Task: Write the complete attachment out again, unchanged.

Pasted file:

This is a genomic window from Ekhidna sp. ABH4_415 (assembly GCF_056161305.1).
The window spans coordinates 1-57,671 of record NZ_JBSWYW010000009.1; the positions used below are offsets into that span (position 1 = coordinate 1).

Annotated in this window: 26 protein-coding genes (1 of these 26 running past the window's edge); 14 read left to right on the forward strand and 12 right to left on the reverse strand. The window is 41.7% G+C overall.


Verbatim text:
This is a genomic window from Ekhidna sp. ABH4_415 (assembly GCF_056161305.1).
The window spans coordinates 1-57,671 of record NZ_JBSWYW010000009.1; the positions used below are offsets into that span (position 1 = coordinate 1).

Annotated in this window: 26 protein-coding genes (1 of these 26 running past the window's edge); 14 read left to right on the forward strand and 12 right to left on the reverse strand. The window is 41.7% G+C overall.